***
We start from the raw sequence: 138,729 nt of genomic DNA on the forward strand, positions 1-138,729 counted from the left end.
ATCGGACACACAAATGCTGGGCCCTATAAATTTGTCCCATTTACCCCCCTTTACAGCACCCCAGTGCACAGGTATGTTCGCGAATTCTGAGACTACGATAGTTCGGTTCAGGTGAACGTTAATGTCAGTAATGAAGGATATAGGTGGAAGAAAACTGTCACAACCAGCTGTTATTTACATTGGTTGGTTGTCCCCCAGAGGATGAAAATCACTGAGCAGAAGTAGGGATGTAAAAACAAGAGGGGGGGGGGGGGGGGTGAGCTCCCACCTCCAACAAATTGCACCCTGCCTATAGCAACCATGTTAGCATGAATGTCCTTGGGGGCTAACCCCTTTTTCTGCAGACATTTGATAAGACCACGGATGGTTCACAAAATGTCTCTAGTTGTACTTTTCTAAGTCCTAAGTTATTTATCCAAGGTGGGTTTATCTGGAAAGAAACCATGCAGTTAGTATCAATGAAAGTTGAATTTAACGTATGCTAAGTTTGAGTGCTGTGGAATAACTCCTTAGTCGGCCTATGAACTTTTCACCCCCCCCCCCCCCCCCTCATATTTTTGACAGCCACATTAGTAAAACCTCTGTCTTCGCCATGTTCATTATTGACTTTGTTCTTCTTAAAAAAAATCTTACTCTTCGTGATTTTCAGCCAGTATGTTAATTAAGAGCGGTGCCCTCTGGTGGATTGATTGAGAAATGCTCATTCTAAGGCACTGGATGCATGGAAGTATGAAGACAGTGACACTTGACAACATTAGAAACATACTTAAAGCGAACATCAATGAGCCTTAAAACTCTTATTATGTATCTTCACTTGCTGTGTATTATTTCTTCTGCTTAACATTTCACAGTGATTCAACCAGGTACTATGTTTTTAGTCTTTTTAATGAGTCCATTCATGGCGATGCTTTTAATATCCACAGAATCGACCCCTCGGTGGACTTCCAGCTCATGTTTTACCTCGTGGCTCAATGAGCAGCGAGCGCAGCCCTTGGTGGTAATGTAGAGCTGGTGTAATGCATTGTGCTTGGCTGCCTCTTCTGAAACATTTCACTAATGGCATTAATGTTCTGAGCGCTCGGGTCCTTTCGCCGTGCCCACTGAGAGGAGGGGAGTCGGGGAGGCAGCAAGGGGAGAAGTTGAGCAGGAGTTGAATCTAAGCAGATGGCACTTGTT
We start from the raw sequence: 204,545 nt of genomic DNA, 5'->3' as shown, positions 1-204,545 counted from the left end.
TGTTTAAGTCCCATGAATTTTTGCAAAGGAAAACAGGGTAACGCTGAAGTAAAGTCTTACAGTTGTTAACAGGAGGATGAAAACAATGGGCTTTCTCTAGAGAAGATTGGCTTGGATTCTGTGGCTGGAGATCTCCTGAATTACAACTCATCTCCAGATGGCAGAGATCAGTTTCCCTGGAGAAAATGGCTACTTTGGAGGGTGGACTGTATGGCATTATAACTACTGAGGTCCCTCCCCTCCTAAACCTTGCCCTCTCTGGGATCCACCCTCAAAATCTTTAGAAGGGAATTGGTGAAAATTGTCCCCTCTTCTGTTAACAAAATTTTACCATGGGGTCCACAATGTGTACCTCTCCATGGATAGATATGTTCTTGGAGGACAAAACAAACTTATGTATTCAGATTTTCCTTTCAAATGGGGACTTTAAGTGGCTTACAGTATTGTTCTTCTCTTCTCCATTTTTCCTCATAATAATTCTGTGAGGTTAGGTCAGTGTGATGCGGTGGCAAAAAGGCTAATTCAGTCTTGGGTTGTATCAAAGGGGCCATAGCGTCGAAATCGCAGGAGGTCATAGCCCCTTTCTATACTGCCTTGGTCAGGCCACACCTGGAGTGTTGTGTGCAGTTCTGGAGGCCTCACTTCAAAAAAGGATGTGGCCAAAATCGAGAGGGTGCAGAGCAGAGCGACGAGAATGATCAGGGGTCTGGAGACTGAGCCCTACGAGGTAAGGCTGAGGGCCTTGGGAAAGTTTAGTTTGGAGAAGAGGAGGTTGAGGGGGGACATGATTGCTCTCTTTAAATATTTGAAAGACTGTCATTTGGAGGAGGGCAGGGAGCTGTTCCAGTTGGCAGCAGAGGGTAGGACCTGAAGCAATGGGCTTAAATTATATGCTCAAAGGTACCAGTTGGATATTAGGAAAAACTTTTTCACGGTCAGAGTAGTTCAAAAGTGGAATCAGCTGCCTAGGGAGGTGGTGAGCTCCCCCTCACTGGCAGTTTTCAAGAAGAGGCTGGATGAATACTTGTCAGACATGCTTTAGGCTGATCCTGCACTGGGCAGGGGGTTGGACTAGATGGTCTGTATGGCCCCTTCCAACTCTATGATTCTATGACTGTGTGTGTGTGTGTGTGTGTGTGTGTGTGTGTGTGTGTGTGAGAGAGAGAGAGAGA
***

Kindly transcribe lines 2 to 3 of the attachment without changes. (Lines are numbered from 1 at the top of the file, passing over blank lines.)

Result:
ATCGGACACACAAATGCTGGGCCCTATAAATTTGTCCCATTTACCCCCCTTTACAGCACCCCAGTGCACAGGTATGTTCGCGAATTCTGAGACTACGATAGTTCGGTTCAGGTGAACGTTAATGTCAGTAATGAAGGATATAGGTGGAAGAAAACTGTCACAACCAGCTGTTATTTACATTGGTTGGTTGTCCCCCAGAGGATGAAAATCACTGAGCAGAAGTAGGGATGTAAAAACAAGAGGGGGGGGGGGGGGGGTGAGCTCCCACCTCCAACAAATTGCACCCTGCCTATAGCAACCATGTTAGCATGAATGTCCTTGGGGGCTAACCCCTTTTTCTGCAGACATTTGATAAGACCACGGATGGTTCACAAAATGTCTCTAGTTGTACTTTTCTAAGTCCTAAGTTATTTATCCAAGGTGGGTTTATCTGGAAAGAAACCATGCAGTTAGTATCAATGAAAGTTGAATTTAACGTATGCTAAGTTTGAGTGCTGTGGAATAACTCCTTAGTCGGCCTATGAACTTTTCACCCCCCCCCCCCCCCCCTCATATTTTTGACAGCCACATTAGTAAAACCTCTGTCTTCGCCATGTTCATTATTGACTTTGTTCTTCTTAAAAAAAATCTTACTCTTCGTGATTTTCAGCCAGTATGTTAATTAAGAGCGGTGCCCTCTGGTGGATTGATTGAGAAATGCTCATTCTAAGGCACTGGATGCATGGAAGTATGAAGACAGTGACACTTGACAACATTAGAAACATACTTAAAGCGAACATCAATGAGCCTTAAAACTCTTATTATGTATCTTCACTTGCTGTGTATTATTTCTTCTGCTTAACATTTCACAGTGATTCAACCAGGTACTATGTTTTTAGTCTTTTTAATGAGTCCATTCATGGCGATGCTTTTAATATCCACAGAATCGACCCCTCGGTGGACTTCCAGCTCATGTTTTACCTCGTGGCTCAATGAGCAGCGAGCGCAGCCCTTGGTGGTAATGTAGAGCTGGTGTAATGCATTGTGCTTGGCTGCCTCTTCTGAAACATTTCACTAATGGCATTAATGTTCTGAGCGCTCGGGTCCTTTCGCCGTGCCCACTGAGAGGAGGGGAGTCGGGGAGGCAGCAAGGGGAGAAGTTGAGCAGGAGTTGAATCTAAGCAGATGGCACTTGTT
We start from the raw sequence: 204,545 nt of genomic DNA, 5'->3' as shown, positions 1-204,545 counted from the left end.